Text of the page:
Internet Identity Theft: A Closer Look

In our modern day society, almost everyone has access to and frequently uses the Internet. This has resulted in a whole new form of crime which is referred to as Internet identity theft.

What is Phishing?

Phishing is the colloquial term that is used to refer to Internet identity theft. It originates from the word “fishing” as it refers to sending out bait that the victim responds to. The perpetrator then “catches” the victim’s details and likely goes on to make use of them for criminal purposes. Though the technique was already described in detail in 1987 in an International HP user’s group presentation, the first recorded use of the word was in 1996 on

Email Phishing Scams and the Human Flaw

The simplest Internet identity theft scam is sent out to unsuspecting potential victims via email. Usually phishers capitalize on an educated human flaw. As educated individuals, our brains have the ability to identify important words or letters and leave out that which is not necessary to deal with. For instance, a number of professionals were tested and the tests revealed that we find it possible to read and understand words which are misspelt or lack vowels.

An email with the subject line “update your details to restore your account” may find its way into your inbox. The brain will immediately flag this as important and get your attention. The email will likely ask you to confirm certain details to prevent your bank account from being frozen for some seemingly legitimate reason.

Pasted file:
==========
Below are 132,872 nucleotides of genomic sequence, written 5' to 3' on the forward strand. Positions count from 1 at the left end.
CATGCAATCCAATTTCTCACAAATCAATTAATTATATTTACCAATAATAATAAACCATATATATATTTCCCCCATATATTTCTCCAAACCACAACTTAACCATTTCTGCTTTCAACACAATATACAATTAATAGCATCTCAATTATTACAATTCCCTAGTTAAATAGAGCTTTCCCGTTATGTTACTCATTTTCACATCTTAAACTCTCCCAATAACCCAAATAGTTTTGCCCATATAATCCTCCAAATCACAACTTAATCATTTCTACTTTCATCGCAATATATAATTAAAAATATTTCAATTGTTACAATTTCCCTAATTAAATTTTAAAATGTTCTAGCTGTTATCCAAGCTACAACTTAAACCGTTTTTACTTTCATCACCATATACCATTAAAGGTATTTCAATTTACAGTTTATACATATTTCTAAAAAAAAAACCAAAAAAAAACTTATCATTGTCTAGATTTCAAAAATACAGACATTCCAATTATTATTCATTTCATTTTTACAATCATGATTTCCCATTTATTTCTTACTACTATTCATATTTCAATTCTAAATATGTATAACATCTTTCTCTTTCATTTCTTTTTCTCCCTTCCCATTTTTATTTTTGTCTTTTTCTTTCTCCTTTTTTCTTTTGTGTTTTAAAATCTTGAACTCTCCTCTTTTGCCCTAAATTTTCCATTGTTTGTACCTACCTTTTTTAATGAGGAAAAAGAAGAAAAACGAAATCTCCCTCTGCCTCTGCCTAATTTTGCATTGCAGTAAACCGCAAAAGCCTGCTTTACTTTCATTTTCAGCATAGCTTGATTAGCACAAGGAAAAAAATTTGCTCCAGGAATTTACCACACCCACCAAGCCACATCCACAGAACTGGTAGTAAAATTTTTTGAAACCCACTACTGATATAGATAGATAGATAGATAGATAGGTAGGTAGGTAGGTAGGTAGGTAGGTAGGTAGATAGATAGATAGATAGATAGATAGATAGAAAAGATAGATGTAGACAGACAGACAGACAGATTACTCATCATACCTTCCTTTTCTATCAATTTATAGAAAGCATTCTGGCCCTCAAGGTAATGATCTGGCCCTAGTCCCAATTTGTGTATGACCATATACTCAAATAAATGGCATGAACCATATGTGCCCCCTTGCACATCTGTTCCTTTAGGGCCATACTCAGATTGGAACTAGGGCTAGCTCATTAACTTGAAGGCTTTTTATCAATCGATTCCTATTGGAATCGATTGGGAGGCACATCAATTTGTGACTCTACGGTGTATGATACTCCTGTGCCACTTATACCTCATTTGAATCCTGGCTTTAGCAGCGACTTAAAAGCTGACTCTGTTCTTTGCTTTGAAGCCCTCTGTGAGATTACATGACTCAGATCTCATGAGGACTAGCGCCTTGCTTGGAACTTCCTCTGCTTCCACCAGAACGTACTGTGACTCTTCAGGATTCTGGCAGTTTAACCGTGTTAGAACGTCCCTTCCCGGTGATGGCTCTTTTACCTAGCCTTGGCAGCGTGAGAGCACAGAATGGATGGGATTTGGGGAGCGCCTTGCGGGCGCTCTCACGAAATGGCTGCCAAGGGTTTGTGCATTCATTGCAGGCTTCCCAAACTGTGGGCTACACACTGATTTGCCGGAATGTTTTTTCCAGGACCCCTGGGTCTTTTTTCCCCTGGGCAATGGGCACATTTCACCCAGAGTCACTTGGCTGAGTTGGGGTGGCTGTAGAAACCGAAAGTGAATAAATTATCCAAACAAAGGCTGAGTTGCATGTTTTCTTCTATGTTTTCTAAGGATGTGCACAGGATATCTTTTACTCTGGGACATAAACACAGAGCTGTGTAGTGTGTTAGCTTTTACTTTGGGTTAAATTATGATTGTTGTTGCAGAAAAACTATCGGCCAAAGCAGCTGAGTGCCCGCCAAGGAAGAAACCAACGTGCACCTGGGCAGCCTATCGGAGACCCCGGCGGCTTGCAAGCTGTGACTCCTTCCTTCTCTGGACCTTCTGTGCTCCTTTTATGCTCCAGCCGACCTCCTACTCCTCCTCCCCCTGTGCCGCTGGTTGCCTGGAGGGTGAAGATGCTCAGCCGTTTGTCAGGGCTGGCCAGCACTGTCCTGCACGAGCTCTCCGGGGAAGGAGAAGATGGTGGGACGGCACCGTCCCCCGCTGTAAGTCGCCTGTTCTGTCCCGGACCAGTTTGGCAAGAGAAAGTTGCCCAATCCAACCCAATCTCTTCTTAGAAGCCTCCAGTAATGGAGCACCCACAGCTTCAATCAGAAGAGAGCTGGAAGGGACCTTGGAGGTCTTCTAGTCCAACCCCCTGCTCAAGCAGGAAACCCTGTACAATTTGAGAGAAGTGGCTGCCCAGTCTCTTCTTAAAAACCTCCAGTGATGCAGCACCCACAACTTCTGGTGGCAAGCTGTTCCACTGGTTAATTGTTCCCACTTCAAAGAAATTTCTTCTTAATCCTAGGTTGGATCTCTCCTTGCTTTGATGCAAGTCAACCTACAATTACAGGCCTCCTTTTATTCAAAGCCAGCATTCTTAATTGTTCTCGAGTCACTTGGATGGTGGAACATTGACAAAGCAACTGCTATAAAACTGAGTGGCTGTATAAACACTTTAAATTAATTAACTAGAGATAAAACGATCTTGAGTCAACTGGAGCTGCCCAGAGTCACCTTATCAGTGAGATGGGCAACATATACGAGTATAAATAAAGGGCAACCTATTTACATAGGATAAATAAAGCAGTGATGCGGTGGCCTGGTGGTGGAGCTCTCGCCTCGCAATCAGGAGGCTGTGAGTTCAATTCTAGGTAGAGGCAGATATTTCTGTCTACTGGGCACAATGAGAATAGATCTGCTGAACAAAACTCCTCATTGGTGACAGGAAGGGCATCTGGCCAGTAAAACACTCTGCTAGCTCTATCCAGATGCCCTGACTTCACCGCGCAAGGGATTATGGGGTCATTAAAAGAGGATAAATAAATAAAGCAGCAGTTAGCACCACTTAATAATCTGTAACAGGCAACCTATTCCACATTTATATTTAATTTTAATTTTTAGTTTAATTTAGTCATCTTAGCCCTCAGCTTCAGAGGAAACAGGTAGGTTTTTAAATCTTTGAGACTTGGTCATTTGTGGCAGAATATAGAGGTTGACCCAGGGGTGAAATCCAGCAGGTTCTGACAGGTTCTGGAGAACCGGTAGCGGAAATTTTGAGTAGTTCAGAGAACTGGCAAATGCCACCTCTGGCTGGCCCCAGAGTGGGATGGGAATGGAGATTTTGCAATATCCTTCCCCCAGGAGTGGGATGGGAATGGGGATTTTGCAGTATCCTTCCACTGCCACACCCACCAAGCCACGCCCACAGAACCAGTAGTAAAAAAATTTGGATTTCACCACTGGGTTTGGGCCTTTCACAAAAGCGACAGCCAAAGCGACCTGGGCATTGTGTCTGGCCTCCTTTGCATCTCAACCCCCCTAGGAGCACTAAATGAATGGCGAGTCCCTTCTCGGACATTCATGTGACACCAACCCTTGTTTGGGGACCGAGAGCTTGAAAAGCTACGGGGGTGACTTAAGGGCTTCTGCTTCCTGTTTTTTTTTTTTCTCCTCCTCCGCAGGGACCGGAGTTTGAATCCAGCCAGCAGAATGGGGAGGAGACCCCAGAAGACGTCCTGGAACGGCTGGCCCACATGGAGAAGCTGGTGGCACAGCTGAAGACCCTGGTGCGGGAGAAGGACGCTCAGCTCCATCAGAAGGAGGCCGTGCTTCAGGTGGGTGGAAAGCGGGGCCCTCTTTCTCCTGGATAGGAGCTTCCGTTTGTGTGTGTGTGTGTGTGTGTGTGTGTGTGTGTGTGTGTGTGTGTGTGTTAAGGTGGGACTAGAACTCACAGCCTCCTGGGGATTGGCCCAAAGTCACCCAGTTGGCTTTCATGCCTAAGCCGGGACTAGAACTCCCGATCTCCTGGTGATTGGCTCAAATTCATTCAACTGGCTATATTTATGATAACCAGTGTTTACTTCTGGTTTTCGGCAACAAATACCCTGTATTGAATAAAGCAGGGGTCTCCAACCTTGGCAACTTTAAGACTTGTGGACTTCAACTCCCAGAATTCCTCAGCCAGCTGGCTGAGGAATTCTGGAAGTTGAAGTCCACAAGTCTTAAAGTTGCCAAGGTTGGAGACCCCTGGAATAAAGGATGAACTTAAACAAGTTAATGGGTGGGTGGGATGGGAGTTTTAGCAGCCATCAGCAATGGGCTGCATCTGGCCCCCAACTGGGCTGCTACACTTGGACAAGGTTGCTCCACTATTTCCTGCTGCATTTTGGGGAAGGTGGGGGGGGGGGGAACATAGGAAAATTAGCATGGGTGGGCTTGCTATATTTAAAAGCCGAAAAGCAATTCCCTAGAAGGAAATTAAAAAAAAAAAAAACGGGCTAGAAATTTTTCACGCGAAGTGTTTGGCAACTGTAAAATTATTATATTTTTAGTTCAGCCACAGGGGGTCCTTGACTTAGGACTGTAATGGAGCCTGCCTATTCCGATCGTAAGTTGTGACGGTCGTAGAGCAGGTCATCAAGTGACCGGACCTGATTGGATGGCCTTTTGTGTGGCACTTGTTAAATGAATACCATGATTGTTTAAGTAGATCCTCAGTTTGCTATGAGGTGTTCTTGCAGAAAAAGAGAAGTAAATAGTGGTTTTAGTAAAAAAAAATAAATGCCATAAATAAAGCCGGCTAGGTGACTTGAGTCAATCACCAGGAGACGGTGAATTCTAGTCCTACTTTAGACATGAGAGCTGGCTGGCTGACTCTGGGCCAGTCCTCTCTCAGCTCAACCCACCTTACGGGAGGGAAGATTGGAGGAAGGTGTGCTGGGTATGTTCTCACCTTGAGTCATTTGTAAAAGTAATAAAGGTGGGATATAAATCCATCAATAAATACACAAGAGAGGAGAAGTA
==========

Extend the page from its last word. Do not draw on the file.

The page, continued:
It is even likely for the email to contain the branding of your specific bank and have a link to their website. The return email address will look genuine and the email may help convince you of its authenticity by providing you with some of your personal information, which was stolen via another form of identity theft. Upon a closer look at the email, it will be revealed that your brain has likely filled in the gaps. The email will have slight errors such as: the return email address has an extra letter, the link to the website has an @ symbol somewhere in it, the information supplied about you is inaccurate. By replying to such an email, you are giving thieves free reign to access your accounts.

Website Phishing Scams

A phishing email may ask you to click on a link that redirects you to a fake website that accurately resembles that of your financial institution. By typing in your username and password, you are handing over access to your accounts to the online criminal.

Other online scams include false links from trusted sites or pop-ups that encourage you to click and access a phony site. Attacks even take place from trusted sites where a technique called cross-site scripting redirects the user from the real site to a counterfeit. This form of phishing is very difficult to detect as everything from the web address to the security certificates are authentic. In reality, Internet identity theft is a real threat and can attack even the most experienced web surfer.

How to Prevent Internet Identity Theft

The very best way to prevent yourself from becoming a victim is by being alert at all times. Be especially wary late at night when you may not have all of your senses working 100%. Before clicking on anything, process what you are doing and make sure it smells right!

Be aware and keep yourself current on all the latest online scams. It is also sensible to keep your computer up-to-date with the latest virus software and spyware. Do not access banking websites from emails, click randomly on pop-ups, or give your personal information to organizations that you do not know and trust. Always ensure that the lock symbol appears in your browser when accessing financial sites and, when in doubt, opt out and try again. Listen to your gut as it is usually right.